A little over a year ago, Gus and I graduated from Reactive Rover class. Gus was hands-down the most difficult dog in the class, barking nonstop and requiring bags of treats to settle down. He was never called on to complete exercises in front of the class. I was in tears by the end of our first couple of sessions. He was *that* bad.
But I stuck with his training, bribing him into silence on walks with chicken hot dogs, and teaching hm basic commands. By the end of our course, Gus had gone from the worst dog in the group, to the only one who nailed every single exercise (including ones I’d never taught him). When the trainers congratulated us on Gus’ complete turnaround, I cried again but, this time, for a different reason.
That was only the beginning, though. Once Gus had the basic training down, it was up to me to reinforce it every single day. Some days are easier than others – Gus won’t bark once on our long morning walks, or he’ll walk through a gauntlet of dogs, eyes on me (and my chicken hot dogs) the entire time. Other days, he’ll bark at flags and cyclists and every eight-year-old boy who crosses our path. He’s a work in progress.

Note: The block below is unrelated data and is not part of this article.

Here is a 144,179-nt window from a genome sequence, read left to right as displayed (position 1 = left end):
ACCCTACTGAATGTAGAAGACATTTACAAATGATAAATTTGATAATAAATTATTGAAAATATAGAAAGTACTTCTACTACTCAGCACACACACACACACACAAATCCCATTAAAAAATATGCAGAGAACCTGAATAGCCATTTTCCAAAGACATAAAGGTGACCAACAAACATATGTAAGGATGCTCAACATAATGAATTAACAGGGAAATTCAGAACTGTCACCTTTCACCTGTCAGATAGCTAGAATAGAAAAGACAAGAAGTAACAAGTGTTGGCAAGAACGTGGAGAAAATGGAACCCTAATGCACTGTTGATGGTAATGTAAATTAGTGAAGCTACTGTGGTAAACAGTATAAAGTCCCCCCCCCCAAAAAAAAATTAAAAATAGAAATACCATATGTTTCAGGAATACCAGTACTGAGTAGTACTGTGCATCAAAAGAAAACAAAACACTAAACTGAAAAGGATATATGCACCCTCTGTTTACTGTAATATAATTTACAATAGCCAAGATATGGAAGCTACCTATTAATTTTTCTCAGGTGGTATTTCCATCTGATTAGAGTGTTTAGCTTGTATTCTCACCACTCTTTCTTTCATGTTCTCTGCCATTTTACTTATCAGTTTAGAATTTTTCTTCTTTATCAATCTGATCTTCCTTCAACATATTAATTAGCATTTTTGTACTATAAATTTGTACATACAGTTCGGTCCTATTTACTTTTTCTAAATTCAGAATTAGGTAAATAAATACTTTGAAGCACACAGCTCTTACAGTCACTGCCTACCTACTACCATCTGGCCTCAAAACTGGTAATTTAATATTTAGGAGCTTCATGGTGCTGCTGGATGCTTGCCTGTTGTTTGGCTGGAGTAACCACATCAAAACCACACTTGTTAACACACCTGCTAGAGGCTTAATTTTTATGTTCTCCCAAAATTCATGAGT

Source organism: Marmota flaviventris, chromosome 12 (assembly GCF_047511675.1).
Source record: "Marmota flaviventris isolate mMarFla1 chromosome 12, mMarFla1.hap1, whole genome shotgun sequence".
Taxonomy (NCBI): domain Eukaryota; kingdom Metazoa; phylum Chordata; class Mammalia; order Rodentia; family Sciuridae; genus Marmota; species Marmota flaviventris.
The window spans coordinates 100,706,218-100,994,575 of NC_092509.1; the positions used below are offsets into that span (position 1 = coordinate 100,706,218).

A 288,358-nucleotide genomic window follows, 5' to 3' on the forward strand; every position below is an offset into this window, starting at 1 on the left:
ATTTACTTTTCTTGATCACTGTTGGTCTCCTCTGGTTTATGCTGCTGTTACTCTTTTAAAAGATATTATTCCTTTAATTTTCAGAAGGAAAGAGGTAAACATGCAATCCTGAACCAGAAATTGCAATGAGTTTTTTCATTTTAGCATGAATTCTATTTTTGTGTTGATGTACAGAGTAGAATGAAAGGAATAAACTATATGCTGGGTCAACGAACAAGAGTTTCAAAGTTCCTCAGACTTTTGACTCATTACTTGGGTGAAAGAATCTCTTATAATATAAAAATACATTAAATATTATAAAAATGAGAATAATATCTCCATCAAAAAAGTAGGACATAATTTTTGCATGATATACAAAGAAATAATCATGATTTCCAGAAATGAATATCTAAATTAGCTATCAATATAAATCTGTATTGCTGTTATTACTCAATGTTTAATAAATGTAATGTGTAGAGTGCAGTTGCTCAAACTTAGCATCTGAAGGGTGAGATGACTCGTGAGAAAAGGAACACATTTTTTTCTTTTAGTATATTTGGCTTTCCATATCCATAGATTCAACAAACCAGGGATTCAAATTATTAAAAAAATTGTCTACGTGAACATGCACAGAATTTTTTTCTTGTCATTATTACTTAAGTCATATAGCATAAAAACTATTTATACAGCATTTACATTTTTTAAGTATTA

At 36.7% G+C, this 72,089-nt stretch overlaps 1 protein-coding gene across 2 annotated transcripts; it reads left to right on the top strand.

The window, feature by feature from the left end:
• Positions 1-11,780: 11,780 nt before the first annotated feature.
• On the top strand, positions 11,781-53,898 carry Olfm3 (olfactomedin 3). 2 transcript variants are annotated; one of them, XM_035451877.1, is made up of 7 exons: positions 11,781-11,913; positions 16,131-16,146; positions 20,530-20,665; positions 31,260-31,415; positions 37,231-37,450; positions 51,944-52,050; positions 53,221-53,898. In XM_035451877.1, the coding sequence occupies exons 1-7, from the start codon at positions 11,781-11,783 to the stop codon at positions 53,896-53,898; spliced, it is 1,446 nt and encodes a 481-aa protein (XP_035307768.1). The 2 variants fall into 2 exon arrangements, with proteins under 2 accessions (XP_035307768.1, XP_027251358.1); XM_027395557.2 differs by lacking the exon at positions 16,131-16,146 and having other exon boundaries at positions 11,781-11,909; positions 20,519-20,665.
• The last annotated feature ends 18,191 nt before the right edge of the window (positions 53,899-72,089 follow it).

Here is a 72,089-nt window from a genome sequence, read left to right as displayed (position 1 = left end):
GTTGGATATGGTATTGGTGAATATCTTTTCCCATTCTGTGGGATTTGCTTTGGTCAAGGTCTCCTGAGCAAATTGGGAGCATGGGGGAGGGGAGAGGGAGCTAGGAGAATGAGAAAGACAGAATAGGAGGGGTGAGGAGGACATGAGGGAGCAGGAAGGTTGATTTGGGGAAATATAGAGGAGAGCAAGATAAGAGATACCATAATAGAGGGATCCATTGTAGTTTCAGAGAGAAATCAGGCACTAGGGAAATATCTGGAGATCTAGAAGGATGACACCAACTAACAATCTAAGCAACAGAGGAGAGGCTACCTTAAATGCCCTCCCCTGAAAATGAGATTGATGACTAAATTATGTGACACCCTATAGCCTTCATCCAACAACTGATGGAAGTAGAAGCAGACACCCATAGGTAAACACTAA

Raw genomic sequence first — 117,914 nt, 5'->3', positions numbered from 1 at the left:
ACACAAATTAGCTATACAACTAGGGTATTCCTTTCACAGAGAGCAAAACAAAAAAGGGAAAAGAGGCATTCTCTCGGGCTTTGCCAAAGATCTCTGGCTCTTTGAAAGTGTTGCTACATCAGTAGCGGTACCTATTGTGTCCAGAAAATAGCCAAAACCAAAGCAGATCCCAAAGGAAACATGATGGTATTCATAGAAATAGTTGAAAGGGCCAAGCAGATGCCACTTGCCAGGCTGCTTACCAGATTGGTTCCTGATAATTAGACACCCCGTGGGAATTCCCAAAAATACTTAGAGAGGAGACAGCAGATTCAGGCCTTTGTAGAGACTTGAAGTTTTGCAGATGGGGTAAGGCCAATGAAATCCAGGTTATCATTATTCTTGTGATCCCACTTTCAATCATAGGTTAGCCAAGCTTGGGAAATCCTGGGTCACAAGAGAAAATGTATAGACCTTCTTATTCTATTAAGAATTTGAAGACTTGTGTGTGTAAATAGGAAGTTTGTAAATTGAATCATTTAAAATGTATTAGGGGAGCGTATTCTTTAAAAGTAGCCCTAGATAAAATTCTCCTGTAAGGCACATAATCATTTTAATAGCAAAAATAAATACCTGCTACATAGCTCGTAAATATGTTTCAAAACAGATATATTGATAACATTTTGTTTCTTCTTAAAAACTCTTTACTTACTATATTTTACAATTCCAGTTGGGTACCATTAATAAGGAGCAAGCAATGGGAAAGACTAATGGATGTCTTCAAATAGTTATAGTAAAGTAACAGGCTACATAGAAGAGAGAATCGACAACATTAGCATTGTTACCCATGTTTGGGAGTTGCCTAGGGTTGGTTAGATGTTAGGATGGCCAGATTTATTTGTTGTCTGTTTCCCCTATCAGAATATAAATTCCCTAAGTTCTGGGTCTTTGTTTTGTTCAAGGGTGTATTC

And so am I, though I’m often more patient with Gus than I am with myself. I want to accomplish more, lead more classes, sell more things. I want to spend more time on my art practice. I want more press. And I want it all now. But when I take a step back, I can see that like training a dog, growing my art business happens incrementally, through consistency and discipline. My sales are steady. No, there is no graduation, no big retrospective of the past few years. Instead, there are small successes – a new collection, or a small bit of press, or an unexpected collaboration that opens a new market. All of this adds up. I just need to change my perspective.
The other day, while Gus was sniffing, rather than barking at, another dog in the park, a neighbor stopped me to tell me what a good dog Gus was becoming. “You’ve clearly put a lot of work and love into him,” she said. I have. And I need to step back and recognize that all the work and love I’ve put into my creative life is leading me exactly to the place I want to be as well.